Fourth PML case in 2008

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Fourth PML case in 2008

Postby RuSmolikova » Tue Dec 16, 2008 5:36 am

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Postby ursula » Tue Dec 16, 2008 9:23 am

bad news - hope they once will find out what exactly was the problem ...!
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Postby HarryZ » Wed Dec 17, 2008 8:05 am

ursula wrote:bad news - hope they once will find out what exactly was the problem ...!


The problem is Tysabri prevents certain parts of one's immune system from operating normally with respect to protecting the brain. Nobody really knows what the future will bring to patients who use Tysabri in the long term.

Here is another article written in respect to more possible PML cases.

http://www.healthcentral.com/multiple-s ... 02/tysabri

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Postby ursula » Wed Dec 17, 2008 8:33 am

sadly you are right: No one knows which and how many side effects will occur in the future.

Thanks for the interesting link:

"Have you encountered any Tysabri evangelists online? I have. Those patient advocates are key to the marketing efforts of promoting Tysabri. Funny thing is - patients are not bound by the same FDA regulations in drug promotion that companies are. How does that fit into the big picture?"

That´s my impression, too.

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Postby screamner » Fri Dec 19, 2008 10:36 am

The patient form Oct has died

http://www.boston.com/business/healthcare/articles/2008/12/19/tysabri_patient_with_brain_infection_dies/

Did anyone know more about him or her?

I'm also taking Tysabri and try to find out more about the 4 patients. My knowleg about the two cases from Aug are pretty good, but form the US-patient and the latest EU-patient I'm knowing only how many infusions they have had.

Because I'm from germany, I hope you can read and understand me.
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Postby yeb4432 » Sat Dec 20, 2008 11:26 pm

the concern is if you have been immune compromised.

The big questions:
- do you have advanced HIV disease?
- have you been treated with immune suppressant medications long term (o.e chronic steroids, novantrone, ect...)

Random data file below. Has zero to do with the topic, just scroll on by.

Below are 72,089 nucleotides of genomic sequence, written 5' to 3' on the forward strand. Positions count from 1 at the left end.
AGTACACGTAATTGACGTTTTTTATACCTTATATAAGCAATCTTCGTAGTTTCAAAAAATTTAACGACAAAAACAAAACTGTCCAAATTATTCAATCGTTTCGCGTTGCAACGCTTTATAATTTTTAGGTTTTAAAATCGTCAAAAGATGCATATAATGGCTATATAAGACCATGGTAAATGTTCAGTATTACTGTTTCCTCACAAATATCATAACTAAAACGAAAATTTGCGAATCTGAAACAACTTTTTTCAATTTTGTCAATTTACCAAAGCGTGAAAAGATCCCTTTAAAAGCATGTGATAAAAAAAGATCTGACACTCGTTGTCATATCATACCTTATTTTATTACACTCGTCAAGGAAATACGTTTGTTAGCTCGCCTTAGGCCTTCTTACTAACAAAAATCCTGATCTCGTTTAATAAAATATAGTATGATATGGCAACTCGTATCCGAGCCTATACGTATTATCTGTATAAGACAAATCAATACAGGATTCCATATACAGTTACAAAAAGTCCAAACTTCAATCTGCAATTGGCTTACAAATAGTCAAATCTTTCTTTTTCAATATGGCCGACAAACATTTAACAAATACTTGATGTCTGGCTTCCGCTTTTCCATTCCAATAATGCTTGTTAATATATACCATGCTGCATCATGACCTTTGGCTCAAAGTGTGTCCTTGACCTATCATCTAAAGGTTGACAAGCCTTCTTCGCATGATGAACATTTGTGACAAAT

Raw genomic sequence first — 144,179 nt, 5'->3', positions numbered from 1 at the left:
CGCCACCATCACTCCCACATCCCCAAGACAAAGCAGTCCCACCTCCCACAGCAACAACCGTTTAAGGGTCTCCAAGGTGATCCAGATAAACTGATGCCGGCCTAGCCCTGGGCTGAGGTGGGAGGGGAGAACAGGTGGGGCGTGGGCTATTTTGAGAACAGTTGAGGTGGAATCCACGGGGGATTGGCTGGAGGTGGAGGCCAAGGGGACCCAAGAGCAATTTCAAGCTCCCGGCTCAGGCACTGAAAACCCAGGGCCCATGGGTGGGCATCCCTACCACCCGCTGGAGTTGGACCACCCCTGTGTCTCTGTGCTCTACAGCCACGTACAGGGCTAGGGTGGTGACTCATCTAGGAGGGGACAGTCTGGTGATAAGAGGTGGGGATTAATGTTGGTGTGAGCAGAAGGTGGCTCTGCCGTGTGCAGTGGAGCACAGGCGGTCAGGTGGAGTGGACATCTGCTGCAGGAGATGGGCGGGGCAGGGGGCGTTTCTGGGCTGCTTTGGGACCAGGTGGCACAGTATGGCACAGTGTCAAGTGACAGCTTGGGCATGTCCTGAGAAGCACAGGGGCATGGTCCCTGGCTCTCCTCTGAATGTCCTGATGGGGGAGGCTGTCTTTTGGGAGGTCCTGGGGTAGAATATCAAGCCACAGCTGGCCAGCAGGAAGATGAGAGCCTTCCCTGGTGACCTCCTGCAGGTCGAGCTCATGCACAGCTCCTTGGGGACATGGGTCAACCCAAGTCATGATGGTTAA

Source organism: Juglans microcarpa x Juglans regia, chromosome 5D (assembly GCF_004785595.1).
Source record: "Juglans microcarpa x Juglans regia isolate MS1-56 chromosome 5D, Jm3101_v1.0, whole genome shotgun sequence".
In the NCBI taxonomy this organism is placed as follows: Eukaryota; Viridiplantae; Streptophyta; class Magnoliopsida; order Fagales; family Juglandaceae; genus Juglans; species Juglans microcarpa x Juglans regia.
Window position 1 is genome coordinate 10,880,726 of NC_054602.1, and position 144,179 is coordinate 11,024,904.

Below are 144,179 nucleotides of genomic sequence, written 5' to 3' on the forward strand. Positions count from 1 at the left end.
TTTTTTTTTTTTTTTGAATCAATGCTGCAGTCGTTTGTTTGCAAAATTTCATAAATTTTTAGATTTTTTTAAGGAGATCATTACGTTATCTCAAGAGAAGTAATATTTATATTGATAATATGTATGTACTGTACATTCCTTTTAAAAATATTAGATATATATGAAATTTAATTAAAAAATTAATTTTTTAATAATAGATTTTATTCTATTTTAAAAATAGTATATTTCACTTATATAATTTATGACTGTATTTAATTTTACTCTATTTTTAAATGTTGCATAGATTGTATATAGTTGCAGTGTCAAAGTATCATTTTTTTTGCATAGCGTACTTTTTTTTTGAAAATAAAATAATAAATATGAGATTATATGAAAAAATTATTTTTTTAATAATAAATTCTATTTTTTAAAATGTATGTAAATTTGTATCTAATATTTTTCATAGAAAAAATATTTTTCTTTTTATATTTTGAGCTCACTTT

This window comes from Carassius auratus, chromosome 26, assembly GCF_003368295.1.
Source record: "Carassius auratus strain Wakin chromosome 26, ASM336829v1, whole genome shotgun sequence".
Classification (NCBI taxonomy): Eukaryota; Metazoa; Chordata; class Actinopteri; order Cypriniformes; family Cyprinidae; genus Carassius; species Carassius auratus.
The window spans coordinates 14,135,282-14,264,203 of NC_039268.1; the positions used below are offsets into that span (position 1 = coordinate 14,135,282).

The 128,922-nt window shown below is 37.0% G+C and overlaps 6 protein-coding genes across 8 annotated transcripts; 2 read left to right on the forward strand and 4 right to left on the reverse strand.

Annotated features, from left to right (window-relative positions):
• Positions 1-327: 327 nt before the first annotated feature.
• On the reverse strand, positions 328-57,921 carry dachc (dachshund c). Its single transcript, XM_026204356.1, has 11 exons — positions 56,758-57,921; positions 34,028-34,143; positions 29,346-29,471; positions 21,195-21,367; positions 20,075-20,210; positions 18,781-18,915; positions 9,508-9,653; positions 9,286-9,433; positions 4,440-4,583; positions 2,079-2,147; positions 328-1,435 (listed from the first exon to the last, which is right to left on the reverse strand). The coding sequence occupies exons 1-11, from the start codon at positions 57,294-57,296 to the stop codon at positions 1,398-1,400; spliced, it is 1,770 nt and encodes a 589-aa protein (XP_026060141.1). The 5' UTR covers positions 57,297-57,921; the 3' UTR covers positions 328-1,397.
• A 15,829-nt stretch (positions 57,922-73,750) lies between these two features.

the best bet to make sure you are ok is have you had bloodwork done to test your immune competence (quantitative immunoglobulins, CBC with diff)

I wouldn't worry. Tysabri is a fantastic drug. I have been on it now for over 2 years now....Its benefits far outweigh potential risks for me.
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Postby HarryZ » Sun Dec 21, 2008 10:05 am

I wouldn't worry. Tysabri is a fantastic drug. I have been on it now for over 2 years now....Its benefits far outweigh potential risks for me.


While worrying about something doesn't change the situation, Tysabri isn't the kind of drug that users should ever drop their guard. I read the other day that one particular neuro in the US insists that his patients get spinal fluid tests often. This is because he had discovered several (and I don't know what his definition of "several" is) of his MS patients on Tysabri have shown an active level of the JCV virus in their spinal fluid. He has stopped using Tysabri on these patients because of this situation.

Now one would think that this information has been reported to Biogen but that was not mentioned in the post. Again, it is important for Tysabri patients to be followed closely by their neuros.

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Postby yeb4432 » Sun Dec 21, 2008 9:24 pm

it has been reported to Biogen. Those patients were all high risk and now off treatment, obvously. Additionally, the main reason why the neuro is not giving his patients Tysabri, at least at that point was because he was disenrolled from the TOUCH program. As I am sure you know all patients on Tysabri in the US are to be enrolled in thisTOUCH program. This program is non existent outside of he US, another reason for the cases in Euro.

Another thing to remember the two people in this country who developed PML were both treated and recovering.

For me the potential risks to an immune competent patient are far far far outweighed by its benefits, especially given the side effects to meds that are being used for MS that have similar efficacy (Novantrone/Citoxan,ect...).
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Postby HarryZ » Sun Dec 21, 2008 10:25 pm

yeb4432 wrote:it has been reported to Biogen. Those patients were all high risk and now off treatment, obvously.


Do you know why they were all high risk?

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Postby marcstck » Mon Dec 22, 2008 4:57 pm

HarryZ wrote:
I wouldn't worry. Tysabri is a fantastic drug. I have been on it now for over 2 years now....Its benefits far outweigh potential risks for me.